Talking Theatre: Danielle Fahiya Discusses RATS (Rose Against The System) – Part 2

Continuing Entertainment South Wales Q&A with Welsh actress, Danielle Fahiya, who stars as the Young Rat in RATS (Rose Against The System) at Wales Millennium Centre next week.

In the first part, Danielle discussed her lead role as a young Butetown Rat who is about to go through her family’s traditional initiation. Her right of passage is to steal something from the humans, that she cannot eat, whatever she finds will become her name. Here, in the second part, Danielle, gives more context to her character and the responsibility her role brings.

Danielle FahiyaDanielle Fahiya

Danielle Fahiya

Identity is a central theme in the narrative and your character is a young woman struggling with that throughout the play- what pressures can that bring on young people and is identity/purpose in life something that all generations struggle with?

I think that young people today are faced with a level of expectation of what they must achieve as the world is advancing in so many ways the next generation is always spoken of with what they will achieve and that can sometimes bring fear of what a young person is expected to possess skills wise and their talents.

As a young person, myself the only advice I could give would be to say is that everybody is different and there is not one set rule or markers you must hit just because society tells you so. It is much braver to be honest and admit when you are struggling with something and to always ask for help as too many young people are struggling alone.

I think this level of expectation and achievement and a desire to fit in is something that people of all generations face in many ways I.e. work, friendship groups, comparing your life’s successes with another; no matter what our generation that pressure can make us question our identity and purpose in life.

The cast of RATS (Rose Against The System) in action.The cast of RATS (Rose Against The System) in action.

The cast of RATS (Rose Against The System) in action.

As you are the only female character and lead in this production, what pressures if any, or responsibility does that bring?

I do feel a sense of responsibility being the only female actress in the cast and being the lead, as I am aware as history has proven it is harder as a woman to play a non-stereotypical role like the one I have been given, than playing a certain type cast that can fit a certain ‘female stereotype’ I.e. sexy female love interest, naive young woman, emotional, single and lonely to name but a few.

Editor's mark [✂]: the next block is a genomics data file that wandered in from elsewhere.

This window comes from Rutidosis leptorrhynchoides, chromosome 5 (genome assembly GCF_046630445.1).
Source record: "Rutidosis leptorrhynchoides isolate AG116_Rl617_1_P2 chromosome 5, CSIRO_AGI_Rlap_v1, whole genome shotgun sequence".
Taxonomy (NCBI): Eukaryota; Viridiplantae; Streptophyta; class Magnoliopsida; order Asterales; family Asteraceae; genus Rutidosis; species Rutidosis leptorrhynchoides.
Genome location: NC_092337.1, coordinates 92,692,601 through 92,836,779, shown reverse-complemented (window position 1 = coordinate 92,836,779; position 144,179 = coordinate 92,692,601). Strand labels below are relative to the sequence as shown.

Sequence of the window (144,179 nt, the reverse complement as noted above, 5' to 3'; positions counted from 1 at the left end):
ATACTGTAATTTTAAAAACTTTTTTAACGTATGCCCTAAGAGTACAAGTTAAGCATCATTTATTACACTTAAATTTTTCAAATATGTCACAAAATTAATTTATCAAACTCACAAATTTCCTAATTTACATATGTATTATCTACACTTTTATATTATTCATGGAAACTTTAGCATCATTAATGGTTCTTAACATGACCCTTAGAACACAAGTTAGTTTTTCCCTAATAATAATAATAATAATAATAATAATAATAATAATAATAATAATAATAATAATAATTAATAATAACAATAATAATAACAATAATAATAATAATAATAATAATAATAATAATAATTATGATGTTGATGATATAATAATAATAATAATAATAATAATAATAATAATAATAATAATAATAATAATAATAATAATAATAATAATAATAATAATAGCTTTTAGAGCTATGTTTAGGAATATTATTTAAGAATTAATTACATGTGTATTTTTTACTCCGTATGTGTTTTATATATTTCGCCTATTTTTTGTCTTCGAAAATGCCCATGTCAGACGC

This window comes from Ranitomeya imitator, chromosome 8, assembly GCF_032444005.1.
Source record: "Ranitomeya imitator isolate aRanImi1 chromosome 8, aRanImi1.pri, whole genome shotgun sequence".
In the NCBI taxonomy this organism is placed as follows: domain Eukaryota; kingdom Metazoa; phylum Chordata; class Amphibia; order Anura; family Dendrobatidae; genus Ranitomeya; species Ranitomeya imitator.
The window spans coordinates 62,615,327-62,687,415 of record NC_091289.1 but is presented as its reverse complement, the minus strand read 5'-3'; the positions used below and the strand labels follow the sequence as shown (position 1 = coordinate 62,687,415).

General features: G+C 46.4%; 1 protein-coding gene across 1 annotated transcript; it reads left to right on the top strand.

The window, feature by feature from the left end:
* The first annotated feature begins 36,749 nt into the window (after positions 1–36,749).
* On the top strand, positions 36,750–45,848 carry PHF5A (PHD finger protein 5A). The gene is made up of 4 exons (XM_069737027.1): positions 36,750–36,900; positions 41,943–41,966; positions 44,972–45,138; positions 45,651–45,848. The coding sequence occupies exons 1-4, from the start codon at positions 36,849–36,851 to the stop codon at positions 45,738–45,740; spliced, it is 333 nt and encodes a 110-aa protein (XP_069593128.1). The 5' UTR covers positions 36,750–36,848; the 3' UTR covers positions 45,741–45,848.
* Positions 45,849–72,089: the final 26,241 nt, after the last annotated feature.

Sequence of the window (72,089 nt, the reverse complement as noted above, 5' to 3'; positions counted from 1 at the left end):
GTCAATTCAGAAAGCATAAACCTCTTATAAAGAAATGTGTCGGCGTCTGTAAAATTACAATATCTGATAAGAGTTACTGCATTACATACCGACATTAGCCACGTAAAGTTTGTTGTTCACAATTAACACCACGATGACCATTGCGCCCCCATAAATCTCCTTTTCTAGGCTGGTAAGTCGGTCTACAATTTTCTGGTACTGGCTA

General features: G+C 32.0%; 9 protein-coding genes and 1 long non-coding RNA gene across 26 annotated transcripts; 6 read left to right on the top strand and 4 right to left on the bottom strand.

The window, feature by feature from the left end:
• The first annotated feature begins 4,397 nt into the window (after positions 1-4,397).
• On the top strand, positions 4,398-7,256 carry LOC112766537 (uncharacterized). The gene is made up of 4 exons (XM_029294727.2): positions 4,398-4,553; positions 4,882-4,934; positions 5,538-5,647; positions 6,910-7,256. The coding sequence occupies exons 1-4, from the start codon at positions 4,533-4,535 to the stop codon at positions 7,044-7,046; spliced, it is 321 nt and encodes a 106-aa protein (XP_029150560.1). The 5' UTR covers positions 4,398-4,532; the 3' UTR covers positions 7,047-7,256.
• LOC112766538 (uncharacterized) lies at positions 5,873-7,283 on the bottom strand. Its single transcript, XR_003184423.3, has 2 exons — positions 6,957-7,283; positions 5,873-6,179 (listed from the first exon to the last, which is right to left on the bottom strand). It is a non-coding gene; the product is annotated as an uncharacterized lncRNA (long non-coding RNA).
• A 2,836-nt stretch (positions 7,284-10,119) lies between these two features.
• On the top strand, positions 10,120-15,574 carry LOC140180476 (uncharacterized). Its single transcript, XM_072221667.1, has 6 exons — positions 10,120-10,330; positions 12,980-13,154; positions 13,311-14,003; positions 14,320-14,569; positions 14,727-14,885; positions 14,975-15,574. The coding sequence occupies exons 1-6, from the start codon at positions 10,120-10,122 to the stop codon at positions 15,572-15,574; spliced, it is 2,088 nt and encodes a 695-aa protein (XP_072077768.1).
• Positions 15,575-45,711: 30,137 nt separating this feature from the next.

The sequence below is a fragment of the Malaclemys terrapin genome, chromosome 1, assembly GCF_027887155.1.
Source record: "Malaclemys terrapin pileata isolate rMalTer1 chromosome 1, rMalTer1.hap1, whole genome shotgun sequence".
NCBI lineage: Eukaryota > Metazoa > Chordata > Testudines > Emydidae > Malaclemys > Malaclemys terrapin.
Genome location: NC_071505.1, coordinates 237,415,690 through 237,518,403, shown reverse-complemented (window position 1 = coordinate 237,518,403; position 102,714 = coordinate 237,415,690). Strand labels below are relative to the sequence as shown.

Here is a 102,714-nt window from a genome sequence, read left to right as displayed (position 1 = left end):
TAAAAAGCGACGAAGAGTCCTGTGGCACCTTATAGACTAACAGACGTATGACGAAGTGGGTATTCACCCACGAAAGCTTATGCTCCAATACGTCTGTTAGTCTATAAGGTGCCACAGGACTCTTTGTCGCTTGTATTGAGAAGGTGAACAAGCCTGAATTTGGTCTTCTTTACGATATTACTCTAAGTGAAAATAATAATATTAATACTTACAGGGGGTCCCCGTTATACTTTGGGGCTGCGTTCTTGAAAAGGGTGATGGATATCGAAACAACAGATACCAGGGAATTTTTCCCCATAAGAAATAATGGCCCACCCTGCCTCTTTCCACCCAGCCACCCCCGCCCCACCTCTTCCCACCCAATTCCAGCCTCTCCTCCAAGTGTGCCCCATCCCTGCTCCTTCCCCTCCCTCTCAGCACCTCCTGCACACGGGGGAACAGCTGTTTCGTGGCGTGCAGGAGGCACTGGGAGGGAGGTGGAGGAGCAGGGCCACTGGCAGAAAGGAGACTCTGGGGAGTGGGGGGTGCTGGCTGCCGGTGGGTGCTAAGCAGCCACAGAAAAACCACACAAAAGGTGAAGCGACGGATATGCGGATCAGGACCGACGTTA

This role is quite the opposite, it is all about finding inner strength to overcome the discrimination that my character is faced with, she is also not willing to rely on anyone else and blazes her own trail by using her intelligence and not the physical assets of being a female. In terms of pressure, I think with every role there is pressure on your performance and showing the truth of your character but this is special to me as I want the women in the audience to connect to the role and feel inspired by my character getting ahead on her own in literally the rat race of her life! Ha!

How much do you think the play is grounded in realism?

Of course, looking at the title and brief description without knowing the context of the piece it is a stretch of the imagination having rats talking and behaving like humans. However, if we look at the rats being a representation of an underdog in society then rats can be an appropriate choice of mammal; intelligent yet looked down upon because of what they are seen to represent aka disease, damage and contamination. It is a story that is based on a community full of rich heritage and there is lots of that discussed in the show. Kyle Legall creator of RATS did base a lot of the narrative from his childhood and the gentrification he has seen take place over the years.

Props and costumes from RATS (Rose Against The System)Props and costumes from RATS (Rose Against The System)

Props and costumes from RATS (Rose Against The System)

Finally, what are your ideal type of roles that you would like to play in the future?

I am a huge admirer of late 19th century theatre female roles that grapple with women trying to find their fight and courage to step out of the shadows of a man’s world. As we know, the turn of the 20th century cemented the Suffragette movement and that uprising had been represented on stage in characters such as Strindberg’s ‘Miss Julie’ and Ibsen’s ‘Hedda Garber’ decades before. Garber, recently played at The National Theatre by the magnificent Ruth Wilson is a role I would absolutely love to play. A woman years ahead of her time with a head strong personality that would like to be regarded as her father’s daughter not just her husband’s wife. She is aware of the power of feminine prowess but is clever enough to realize that it takes courage as well as her intelligence that stands the best chance of her getting ahead in life. This type of character along with Miss Julie, knowing their potential and reaching for their ambition are characters that I admire and would relish the opportunity to play.

In terms of television, Gillian Anderson’s character in The Fall– a character who be cold, not emotional, tough and determined is a character very different from me and a character that is rare to see a female play, is to be admired and thanks given to the screenwriters willing to take a risk with a female character and it is paying off. Also, Daenerys Targareyn, a Game of Thrones character who can reign as a queen without a king by her side, is something we don’t often see depicted on screen and is to be celebrated as a female role.

  • RATS (Rose Against The System) is a Kyle Alonzo Legall creation, supported by the Arts Council of Wales and the Wales Millennium Centre. It runs at the Wales Millennium Centre from June 2-3 at 8pm on both evenings and a matinee performance on June 3, at 1.30pm.